In the lobby of the Lyric Hammersmith Theatre in London, Mary Maher sat down to coffee and sticky buns with actor Ben Kingsley, ready to find out his secrets to playing Hamlet on stage. She lost herself completely in his eloquent descriptions of connecting with the energy of his audiences, almost as if he were in a tennis match.
Kingsley's insights into acting The Bard appeared in a chapter in Maher's first book on the subject: Modern Hamlets and Their Soliloquies (published by the UI Press), in which the Shakespeare scholar casts the spotlight on how performers prepare for the difficult task of speaking directly to an audience.
A former professor at the University of Arizona, Maher spent 26 years teaching courses and workshops on Shakespeare in performance. Since she needed to pen a book to achieve full professorship, she determined to pursue a topic that her students suggested—the performance of soliloquies. She then narrowed her focus to one play, Hamlet, and her first book was born.
Performing Shakespeare is like earning a black belt in acting, Maher says. Researching and writing how great actors interpret and perform these great works has become the passion of her life.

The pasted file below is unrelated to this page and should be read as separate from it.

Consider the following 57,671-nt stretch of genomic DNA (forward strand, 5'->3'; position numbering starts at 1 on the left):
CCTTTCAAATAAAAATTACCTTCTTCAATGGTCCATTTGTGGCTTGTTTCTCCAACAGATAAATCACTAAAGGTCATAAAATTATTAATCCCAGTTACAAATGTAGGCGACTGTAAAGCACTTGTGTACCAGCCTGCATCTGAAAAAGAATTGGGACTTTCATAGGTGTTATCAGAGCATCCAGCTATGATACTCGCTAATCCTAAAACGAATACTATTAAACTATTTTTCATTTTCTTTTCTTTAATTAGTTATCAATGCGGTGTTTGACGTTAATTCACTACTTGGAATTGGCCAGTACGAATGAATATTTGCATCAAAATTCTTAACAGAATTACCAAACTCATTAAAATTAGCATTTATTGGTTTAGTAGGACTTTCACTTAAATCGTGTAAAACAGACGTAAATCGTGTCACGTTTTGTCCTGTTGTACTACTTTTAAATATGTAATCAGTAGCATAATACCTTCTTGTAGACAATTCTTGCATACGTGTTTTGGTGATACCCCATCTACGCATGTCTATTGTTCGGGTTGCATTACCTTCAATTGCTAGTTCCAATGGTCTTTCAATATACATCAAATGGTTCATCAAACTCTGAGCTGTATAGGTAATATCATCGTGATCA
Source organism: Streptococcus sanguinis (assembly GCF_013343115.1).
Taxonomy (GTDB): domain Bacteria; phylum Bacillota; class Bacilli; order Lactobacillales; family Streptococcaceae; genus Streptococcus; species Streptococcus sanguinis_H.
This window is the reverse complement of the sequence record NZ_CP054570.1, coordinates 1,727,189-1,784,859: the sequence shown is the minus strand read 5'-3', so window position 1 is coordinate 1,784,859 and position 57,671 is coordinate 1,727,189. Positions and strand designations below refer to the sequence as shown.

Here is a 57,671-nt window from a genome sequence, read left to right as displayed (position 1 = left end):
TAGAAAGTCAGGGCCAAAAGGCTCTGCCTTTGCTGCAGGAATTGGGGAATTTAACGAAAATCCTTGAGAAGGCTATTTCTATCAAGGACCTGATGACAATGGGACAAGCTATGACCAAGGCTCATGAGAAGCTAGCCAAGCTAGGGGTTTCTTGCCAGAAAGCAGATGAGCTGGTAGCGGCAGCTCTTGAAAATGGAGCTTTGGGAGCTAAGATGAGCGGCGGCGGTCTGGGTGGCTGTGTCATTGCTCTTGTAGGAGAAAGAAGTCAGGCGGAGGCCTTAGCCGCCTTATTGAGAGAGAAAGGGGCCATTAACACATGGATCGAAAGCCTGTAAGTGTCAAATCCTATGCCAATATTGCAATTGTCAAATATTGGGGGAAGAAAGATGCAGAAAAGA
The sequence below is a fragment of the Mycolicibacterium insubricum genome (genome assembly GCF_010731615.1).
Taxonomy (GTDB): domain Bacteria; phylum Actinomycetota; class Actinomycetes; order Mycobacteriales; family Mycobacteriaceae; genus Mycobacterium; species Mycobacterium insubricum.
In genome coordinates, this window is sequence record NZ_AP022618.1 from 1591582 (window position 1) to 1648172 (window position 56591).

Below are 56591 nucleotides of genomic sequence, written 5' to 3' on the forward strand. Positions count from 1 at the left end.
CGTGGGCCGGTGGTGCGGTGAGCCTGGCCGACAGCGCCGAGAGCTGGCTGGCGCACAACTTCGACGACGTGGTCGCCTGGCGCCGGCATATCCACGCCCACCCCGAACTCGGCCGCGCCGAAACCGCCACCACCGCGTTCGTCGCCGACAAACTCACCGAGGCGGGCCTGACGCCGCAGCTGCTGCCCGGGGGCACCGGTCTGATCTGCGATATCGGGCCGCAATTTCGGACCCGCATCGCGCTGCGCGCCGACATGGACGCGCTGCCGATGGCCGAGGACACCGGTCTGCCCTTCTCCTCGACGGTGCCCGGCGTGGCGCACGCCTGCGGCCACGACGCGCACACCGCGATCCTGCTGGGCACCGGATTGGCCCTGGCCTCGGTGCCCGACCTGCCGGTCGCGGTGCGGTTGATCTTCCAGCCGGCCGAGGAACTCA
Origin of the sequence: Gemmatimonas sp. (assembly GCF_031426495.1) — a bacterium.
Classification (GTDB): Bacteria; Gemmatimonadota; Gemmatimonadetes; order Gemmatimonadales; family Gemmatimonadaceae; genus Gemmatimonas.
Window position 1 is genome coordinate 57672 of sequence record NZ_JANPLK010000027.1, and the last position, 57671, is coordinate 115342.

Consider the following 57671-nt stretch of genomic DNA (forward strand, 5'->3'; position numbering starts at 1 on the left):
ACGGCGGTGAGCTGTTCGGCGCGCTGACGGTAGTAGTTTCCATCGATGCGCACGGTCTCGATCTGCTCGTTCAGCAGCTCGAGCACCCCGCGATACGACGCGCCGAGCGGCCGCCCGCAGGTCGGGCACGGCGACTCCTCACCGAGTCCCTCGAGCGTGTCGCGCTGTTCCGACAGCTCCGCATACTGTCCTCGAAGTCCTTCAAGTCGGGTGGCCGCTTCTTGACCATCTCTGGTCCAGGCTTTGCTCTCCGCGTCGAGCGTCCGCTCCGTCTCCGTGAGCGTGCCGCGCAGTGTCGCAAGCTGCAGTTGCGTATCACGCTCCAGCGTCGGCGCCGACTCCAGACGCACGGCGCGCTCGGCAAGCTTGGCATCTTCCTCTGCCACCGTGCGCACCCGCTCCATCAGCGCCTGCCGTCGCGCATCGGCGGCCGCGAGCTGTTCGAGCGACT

After Maher's first book, a second followed—a tribute to the late actor Nicholas Pennell and his influential contributions to staging Shakespeare. Just last year, Maher released her latest work, Actors Talk About Shakespeare, featuring all-star interviews with Kevin Kline, Kenneth Branagh, Stacy Keach, Derek Jacobi, and Zoe Caldwell, among others. These stellar performers take Maher into the heart of their acting process and transformation into a Shakespearean character.
"The actors I talked to gave me great insight into what a person goes through to act Shakespeare," says Maher, who lives in Ashland, Oregon, a small town nestled in the southern part of the state that just so happens to boast a Tony-award-winning Shakespeare festival. In her books, actors discuss their meticulous efforts to interpret Shakespearean text on a technical, physical, and emotional level. Says Maher: "Now I know how someone who is by nature a ‘pussycat' can play Macbeth."
Since her retirement in 2000, Maher enjoys the extra free time she can devote to writing and pursuing work that feels personally meaningful. Each day, she lives out the words of Hamlet, "To thine own self be true."